Closer was an interesting film. On the one hand, it was a powerful story of love, misaligned expectations, betrayal, and fear of rejection. If you view this film as a condensed version of the constant struggle to find love and not be the one loving too much – it is a powerful film. It is a great commentary on how we want what we cannot have and often toss aside the best things in our lives simply because it is attainable.
On the other hand, it was a potty-mouthed romp through the gutter for the sake of shock value. The high-gloss look and feel of the film (including the cast) make it come across as more smug and classy than the trashy plebian story it tells. The honest look at romance and the breaking of hearts is excellent, but the problem lies in this film’s voice. There is not much differentiation between the characters – they all use the same witty quips, they all wear their hearts on their sleeves, they all are consumed with torrents of the same emotional highs and lows. It comes across as four parts of Patrick Marber‘s split personality. Had they each been a little less perfect on the quick-witted remarks and a little less vulgar, I think it could have been a much better film. It is 104 minutes of soap opera… nothing earth-shattering but entirely entertaining.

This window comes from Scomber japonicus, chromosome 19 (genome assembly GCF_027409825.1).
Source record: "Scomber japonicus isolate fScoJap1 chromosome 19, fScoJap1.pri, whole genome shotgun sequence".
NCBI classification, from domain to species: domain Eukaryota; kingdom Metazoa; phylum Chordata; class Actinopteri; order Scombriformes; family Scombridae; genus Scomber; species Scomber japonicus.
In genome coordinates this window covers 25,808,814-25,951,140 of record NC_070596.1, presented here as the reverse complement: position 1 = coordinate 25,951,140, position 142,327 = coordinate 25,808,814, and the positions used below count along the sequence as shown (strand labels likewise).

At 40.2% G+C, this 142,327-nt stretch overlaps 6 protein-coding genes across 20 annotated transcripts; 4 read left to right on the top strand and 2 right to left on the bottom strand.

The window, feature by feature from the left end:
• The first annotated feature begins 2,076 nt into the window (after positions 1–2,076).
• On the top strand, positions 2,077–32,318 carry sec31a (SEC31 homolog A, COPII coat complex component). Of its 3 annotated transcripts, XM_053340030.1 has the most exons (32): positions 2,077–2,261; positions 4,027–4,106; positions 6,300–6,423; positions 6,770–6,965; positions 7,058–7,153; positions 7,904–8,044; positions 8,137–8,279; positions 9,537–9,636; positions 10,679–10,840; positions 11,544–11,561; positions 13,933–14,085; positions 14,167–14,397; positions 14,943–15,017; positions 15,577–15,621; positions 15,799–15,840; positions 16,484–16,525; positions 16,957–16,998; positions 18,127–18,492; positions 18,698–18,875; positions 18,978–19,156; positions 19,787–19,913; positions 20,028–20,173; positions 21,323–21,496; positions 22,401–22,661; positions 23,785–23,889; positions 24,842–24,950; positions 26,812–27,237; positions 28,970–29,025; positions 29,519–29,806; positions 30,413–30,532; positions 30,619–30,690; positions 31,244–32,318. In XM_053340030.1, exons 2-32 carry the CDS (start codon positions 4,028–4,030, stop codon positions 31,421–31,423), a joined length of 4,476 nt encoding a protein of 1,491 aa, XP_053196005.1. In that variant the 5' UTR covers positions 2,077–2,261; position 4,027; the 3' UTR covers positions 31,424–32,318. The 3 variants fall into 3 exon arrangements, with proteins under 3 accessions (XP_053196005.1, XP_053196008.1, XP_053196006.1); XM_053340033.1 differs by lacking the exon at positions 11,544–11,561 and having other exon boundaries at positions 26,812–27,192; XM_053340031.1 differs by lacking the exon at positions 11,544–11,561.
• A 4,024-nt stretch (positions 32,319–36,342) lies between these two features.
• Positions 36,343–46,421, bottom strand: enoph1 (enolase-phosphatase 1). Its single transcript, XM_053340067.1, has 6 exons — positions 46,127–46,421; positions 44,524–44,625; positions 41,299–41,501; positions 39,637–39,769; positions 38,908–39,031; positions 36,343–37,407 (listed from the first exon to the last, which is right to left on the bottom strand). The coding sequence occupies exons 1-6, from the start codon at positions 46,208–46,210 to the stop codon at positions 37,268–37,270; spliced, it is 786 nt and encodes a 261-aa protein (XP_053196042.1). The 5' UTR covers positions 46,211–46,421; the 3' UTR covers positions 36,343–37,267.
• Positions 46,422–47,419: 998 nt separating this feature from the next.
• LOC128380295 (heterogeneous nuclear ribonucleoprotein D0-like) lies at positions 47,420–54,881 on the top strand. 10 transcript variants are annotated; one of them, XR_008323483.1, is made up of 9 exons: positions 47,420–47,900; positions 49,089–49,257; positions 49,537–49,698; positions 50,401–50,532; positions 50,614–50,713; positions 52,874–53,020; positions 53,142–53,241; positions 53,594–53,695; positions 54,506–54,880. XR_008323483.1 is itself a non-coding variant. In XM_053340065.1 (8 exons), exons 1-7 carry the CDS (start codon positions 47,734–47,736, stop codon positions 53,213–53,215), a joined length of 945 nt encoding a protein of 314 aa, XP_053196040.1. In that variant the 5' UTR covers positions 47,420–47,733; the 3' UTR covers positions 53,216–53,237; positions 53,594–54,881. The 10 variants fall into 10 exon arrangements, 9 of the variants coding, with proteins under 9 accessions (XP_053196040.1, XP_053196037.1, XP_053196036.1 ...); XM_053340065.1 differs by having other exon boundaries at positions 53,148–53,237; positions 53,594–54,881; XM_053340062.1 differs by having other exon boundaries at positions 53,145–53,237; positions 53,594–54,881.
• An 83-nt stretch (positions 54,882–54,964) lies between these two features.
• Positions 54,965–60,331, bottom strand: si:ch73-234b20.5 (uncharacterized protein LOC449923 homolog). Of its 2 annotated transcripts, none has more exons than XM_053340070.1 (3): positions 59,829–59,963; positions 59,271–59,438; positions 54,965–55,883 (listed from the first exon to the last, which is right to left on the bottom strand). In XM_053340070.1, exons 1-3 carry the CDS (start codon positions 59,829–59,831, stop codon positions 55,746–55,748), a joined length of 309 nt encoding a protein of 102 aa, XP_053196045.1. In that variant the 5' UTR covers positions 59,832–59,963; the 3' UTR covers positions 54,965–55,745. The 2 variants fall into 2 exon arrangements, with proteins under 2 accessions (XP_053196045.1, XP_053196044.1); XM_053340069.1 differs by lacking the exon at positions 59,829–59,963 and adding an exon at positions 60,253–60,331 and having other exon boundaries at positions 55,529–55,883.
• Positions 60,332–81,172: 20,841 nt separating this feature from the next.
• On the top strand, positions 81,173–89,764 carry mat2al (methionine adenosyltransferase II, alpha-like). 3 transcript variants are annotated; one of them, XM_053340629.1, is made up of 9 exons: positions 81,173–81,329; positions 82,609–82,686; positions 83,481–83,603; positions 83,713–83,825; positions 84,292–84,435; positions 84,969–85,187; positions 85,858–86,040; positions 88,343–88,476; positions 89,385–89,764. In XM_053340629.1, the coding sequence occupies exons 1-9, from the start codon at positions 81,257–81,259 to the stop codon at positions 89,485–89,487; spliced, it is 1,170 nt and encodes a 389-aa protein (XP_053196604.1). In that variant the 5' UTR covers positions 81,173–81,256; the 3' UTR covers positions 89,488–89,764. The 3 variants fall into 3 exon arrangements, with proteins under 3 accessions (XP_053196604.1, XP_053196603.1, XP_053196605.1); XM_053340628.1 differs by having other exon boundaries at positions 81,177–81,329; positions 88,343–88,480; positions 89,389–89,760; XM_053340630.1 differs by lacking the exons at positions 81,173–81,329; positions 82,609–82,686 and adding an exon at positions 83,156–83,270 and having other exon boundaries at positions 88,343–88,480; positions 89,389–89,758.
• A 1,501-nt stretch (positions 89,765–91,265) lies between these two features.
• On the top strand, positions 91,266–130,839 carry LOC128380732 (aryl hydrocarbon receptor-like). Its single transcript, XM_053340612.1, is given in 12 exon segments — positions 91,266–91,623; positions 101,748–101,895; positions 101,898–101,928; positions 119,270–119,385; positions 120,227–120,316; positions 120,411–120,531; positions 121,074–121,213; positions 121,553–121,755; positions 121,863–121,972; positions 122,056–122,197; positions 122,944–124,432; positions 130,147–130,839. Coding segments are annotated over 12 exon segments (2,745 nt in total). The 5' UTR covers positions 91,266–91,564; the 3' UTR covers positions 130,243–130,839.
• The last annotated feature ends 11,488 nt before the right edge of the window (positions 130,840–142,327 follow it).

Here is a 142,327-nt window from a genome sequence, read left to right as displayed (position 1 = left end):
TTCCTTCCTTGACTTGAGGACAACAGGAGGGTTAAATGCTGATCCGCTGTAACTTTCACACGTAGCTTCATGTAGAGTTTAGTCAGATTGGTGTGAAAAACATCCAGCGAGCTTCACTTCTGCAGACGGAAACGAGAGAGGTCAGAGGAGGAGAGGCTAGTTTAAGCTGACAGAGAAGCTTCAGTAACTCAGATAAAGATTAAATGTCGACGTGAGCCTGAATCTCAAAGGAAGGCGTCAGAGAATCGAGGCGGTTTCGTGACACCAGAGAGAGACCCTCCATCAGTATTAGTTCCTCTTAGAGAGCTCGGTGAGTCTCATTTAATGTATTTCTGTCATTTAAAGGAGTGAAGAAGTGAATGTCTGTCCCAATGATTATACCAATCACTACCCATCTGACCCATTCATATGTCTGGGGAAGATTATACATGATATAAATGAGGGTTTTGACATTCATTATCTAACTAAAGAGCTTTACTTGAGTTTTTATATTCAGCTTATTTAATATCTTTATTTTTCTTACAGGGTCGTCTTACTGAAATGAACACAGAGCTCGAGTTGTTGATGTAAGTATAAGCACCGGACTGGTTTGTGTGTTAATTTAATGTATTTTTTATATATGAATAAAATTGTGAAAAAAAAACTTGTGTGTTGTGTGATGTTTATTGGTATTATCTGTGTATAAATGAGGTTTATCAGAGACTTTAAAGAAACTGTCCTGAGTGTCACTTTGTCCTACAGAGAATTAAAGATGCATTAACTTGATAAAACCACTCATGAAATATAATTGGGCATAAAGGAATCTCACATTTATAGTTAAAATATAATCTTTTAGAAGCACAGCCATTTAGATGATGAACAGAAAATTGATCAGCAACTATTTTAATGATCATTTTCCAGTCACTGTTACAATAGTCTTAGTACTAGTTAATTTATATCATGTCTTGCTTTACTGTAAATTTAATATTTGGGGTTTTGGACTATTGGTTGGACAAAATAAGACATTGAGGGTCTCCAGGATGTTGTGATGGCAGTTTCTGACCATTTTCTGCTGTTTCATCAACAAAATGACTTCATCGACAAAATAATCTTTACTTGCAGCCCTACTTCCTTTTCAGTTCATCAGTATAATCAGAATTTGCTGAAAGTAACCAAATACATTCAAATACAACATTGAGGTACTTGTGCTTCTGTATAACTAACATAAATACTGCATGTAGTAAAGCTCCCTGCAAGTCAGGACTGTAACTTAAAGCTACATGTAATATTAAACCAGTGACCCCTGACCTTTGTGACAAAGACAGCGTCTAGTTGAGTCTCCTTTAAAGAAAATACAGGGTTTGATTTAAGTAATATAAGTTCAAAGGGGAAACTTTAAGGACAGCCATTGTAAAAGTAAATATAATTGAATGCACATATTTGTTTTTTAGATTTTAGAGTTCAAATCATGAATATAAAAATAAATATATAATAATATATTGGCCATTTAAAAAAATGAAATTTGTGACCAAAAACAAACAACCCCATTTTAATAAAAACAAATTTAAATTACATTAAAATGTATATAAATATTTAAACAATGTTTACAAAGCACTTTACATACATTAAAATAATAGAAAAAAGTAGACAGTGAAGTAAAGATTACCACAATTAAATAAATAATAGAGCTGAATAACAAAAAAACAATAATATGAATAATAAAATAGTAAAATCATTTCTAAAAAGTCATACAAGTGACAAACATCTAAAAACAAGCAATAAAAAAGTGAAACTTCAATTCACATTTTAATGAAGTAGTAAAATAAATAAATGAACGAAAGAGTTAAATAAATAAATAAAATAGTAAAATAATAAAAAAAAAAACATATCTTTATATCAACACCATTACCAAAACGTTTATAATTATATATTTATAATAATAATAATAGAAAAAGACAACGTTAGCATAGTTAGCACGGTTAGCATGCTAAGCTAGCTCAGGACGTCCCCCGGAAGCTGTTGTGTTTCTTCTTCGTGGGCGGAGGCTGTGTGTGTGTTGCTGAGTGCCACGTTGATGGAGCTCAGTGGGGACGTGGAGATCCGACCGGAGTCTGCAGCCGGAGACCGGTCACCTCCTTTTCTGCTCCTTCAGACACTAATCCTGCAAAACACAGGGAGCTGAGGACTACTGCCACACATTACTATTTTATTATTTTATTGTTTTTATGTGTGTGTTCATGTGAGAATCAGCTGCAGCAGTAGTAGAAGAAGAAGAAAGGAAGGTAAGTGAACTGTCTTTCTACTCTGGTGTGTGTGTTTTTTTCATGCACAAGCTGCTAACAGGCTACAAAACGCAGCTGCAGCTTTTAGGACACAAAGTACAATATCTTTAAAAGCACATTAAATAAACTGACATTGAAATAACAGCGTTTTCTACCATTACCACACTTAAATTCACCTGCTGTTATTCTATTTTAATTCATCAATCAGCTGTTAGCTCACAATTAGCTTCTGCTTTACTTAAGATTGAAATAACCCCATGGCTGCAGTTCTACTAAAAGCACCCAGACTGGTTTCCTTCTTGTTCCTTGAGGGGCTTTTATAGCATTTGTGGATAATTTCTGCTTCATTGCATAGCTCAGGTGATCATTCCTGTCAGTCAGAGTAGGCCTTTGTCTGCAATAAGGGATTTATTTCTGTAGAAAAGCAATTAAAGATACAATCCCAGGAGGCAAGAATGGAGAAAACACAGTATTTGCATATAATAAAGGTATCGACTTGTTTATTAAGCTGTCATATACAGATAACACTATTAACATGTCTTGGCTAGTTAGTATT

I was pleasantly surprised to find that the song “The Blower’s Daughter” by Damien Rice was the theme song for the film. I have really dug the song since I first heard it.
RATING 7 out of 10